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How to spot a fake watch

Watches: learn how to identify and avoid counterfeit timepieces | Photo: Shutterstock

Luxury watches, new or vintage, are beloved by collectors worldwide. Unfortunately, however, the market is flooded with deceiving counterfeits along with exquisite originals.

As fake high-end watches become more and more convincing, extra care must be taken when buying a piece. If you are looking for a new wristwatch or plan to invest in a collector’s item, here are seven steps to identify and avoid counterfeits:

1. Do Your Research

The first step is to gather detailed information about what you intend to buy. Next, you should learn what the models you are looking for should look like and how they should sound, weigh and feel.

You can search through the brand’s websites or online auction databases to gather images and learn the prices for the pieces sold.

You should also look for details of that specific brand or model that would give away a fake watch, like stamps, engravings, and the type of clasp, backing, or bracelet.

The more you know about the brand and what to expect from the piece you are searching for, the better equipped you will be to confirm whether it is the real deal.

Rolex: if it features a clear case back, it is likely fake

2. Know Your Seller

Always look for well-established, reputable sellers, whether online or at a store. When it comes to new watches, the best option is to find an authorized dealer.

Researching and choosing a reliable seller beforehand will highly increase the safety of your purchase and reduce the chances of buying a counterfeit piece.

Always suspect stores whose location and decor don’t match what is expectable from a reliable luxury seller. When searching online, avoid providers with little feedback or low reviews, low-resolution images, and a lack of detailed information.

3. Pay Attention to the Details

Now that you know what to look for, it’s time to be thorough. Counterfeit pieces are made to mislead the buyer, so it is essential to verify some critical details, such as:

  • Engravings and Stamps. A fake watch isn’t made with the highly strict quality requirements of original luxury pieces, so obvious spelling or engraving mistakes, for example, will give it away. Each brand places stamps of authenticity on different parts of the watch, so it is vital to know the specifics of the brand and model you are searching for beforehand. Once you identify the stamps and engravings, pay close attention to them. Are the logos properly centered? Are the engravings crisp and easy to read? Does the typeface match the brand’s shape and size? Are there any spelling errors?
  • Materials. Original watches will display high-quality materials and distinct markings on the bracelets and clasps. Brands like Rolex, for example, don’t have glass backings, except for a rare model from the 1930s. If you are handling a new Rolex with a clear case back, it is likely fake. When the color or finishings seem off, the links of the bracelet don’t move smoothly, or the clasp looks too simple and misses the brand’s standards (a stamp inside the folding mechanism, for example), or there are scratches and signs of peeling, the piece may be counterfeit. The face of a genuine designer watch is usually made of precious materials. A fake watch’s face will display a different tint, for example, because of the lower quality materials. Gold watches should be hallmarked, and you should be aware of watches sold without a case or with poor packaging;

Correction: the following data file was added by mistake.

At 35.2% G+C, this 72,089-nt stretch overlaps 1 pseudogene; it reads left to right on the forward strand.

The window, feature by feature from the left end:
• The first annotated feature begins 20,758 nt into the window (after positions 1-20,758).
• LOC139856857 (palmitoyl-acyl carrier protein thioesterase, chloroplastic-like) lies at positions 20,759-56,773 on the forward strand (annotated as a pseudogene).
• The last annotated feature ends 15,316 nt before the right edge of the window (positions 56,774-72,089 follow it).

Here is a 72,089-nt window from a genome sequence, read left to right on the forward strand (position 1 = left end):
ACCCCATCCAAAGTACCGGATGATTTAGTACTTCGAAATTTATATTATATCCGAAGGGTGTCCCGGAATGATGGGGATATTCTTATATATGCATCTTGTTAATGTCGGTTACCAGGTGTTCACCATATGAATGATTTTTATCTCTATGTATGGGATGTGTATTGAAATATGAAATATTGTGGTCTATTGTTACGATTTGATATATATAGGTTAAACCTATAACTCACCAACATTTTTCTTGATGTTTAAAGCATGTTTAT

• Movement and Sound. Luxury watches are usually very quiet because of their smooth and highly complex mechanisms. A loud ticking sound may indicate you are dealing with a counterfeit. The movement of the watch is usually a good indicator of its authenticity, so you can have the internal mechanisms of the watch checked by an appraisal. A mechanical movement sweeps smoothly around the face, whereas a quartz movement ticks between points. Another warning sign to look for is when some of the watch’s functions, like sub-dials, don’t work;
  • Weight. Fake watches are made with cheaper materials, so they tend to be lighter than the original;
  • Serial Numbers. Start by verifying if the serial number is placed where expected. Then, look if the serial numbers on the case and bracelet match. You can also check the serial number directly with the manufacturer;

Fake watches: always look for certificates

4. Look for Certificates

Not all vintage watches will come with a certificate of authenticity, but this documentation is always recommended.

A valid certificate of authenticity will allow you to establish the value of the piece better and increase its value in the future, as it provides a solid history of the piece.

5. Learn the History of the Piece

When it comes to collector’s items, it is important to know the provenance and past of the piece.

Sometimes, it may be confidential, but be aware if the seller doesn’t know the piece’s history or its previous owners and location.

6. Ask for Professional Help

Always consult a trustable appraiser if you have any doubts concerning the piece or its value. They will help you determine whether the item is, in fact, original and if you are getting a fair price.

Inspecting the mechanism is also always a good idea because it is a safe way to spot an exceptionally well-made imitation that may otherwise be undetected.

7. Be Wary of Cheap Offers

Be very wary of cheap offers and rushed deals. Buying a wristwatch should be a pondered and careful process, made upon extensive research.

If you feel forced into a quick decision, or if the price is too good to be true, walk away from the deal and review the steps above before making any decision.


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